Associations Jointly Present First Guidelines for Anticoagulation in Cardiopulmonary Bypass
Healthcare practitioners have been lacking concise, evidence-based guidelines for cardiopulmonary bypass (CPB). The Society of Thoracic Surgeons (STS), Society of Cardiovascular Anesthesiologists (SCA), and American Society of Extracorporeal Technology (AmSECT) convened a work group of multidisciplinary professionals to review, appraise, and report on high-quality evidence about CPG in order to reduce practice variability and improve outcomes.
The work group—made up of cardiovascular surgeons, anesthesiologists, perfusionists, scientists, and epidemiologists—has already published reports on inflammation and temperature management in CPB. The group’s most recent recommendations fill the evidence gap and establish best practices in anticoagulation, a critically important aspect of CPB. Specifically, the guidelines cover heparin dosing for initiation and maintenance of CPB, heparin’s contraindications and alternatives, and reversal of anticoagulation during cardiac operations.
The guidelines were recently published in the Annals of Thoracic Surgery, Anesthesia & Analgesia, and the Journal of Extracorporeal Technology. In addition, coauthor David C. Fitzgerald, MPH, CCP, LP, of the Cardiovascular Perfusion Program at the Medical University of South Carolina, presented the guidelines at CREF 2018, the 38th Annual Cardiothoracic Surgery Symposium.
This article provides an overview of the key recommendations. For details on the methodological framework, the guideline development process, and evidence supporting the recommendations, please see the article in the Journal of ExtraCorporeal Technology (Shore-Lesserson et al., 2018).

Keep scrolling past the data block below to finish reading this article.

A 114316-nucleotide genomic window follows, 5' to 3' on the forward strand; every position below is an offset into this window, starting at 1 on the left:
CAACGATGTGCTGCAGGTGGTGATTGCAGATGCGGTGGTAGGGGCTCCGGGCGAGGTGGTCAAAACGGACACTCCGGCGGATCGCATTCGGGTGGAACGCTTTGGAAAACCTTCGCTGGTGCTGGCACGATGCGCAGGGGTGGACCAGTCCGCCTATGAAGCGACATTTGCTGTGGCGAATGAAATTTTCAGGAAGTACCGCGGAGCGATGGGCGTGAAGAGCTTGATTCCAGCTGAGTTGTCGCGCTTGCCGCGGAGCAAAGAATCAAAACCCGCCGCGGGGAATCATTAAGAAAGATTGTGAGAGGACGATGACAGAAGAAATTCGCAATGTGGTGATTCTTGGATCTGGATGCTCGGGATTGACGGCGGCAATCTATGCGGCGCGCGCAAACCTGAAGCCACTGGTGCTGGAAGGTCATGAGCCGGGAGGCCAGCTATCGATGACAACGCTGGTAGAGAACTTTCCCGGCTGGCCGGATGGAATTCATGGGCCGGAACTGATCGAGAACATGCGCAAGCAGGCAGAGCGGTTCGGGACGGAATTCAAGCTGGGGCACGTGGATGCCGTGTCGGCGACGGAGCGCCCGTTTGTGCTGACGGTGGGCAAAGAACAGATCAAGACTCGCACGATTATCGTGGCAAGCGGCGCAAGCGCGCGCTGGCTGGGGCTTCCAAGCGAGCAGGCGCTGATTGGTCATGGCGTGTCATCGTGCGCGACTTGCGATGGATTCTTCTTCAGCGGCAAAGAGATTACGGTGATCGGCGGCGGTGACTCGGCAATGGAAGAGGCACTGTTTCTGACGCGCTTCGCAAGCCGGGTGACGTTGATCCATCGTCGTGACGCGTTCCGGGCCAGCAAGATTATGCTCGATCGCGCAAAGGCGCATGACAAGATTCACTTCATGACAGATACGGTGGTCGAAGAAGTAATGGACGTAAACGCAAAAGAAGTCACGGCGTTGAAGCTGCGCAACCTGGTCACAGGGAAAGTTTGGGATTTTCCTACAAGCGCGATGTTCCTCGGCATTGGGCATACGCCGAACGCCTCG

Heparin Dosing for Initiation and Maintenance of CPB
The workgroup issued a class I recommendation stating that “a functional whole blood test of anticoagulation, in the form of a clotting time, should be measured and should demonstrate adequate anticoagulation before initiation of and at regular intervals during cardiopulmonary bypass.”
Class IIa recommendations conclude that it is reasonable to use bolus administration of unfractionated heparin based upon weight. However, they stressed that individual responses to heparin are heterogeneous; therefore, therapeutic functional tests of clot inhibition are required before initiation of CPB. Also in the class IIa category, the authors wrote, “It is reasonable to use activated clotting time (ACT) tests that produce ‘maximally activated’ clotting times since these tests mitigate ACT variability, are less susceptible to hypothermia, and correlate more closely with Factor Xa activity compared to tests that employ a single activator.” In another class IIa recommendation, the authors said it is reasonable to maintain activated clotting time above 480 seconds during CPB, although that is an approximate minimum threshold value and may vary.
According to the authors, “Use of a heparin dose-response formula may identify reduced sensitivity to heparin but has not been shown to be more useful than weight-based heparin dosing in determining the heparin dose required to achieve an adequate ACT for initiation of CPB,” a class IIb recommendation. The class IIb guidelines in this category also indicate that clinicians may consider heparin concentration monitoring in addition to ACT. According to the evidence, that strategy has reduced thrombin generation, fibrinolysis, and neutrophil activation. Finally, clinicians may consider routine administration of unfractionated heparin at fixed intervals, along with ACT monitoring.
Heparin’s Contraindications and Alternatives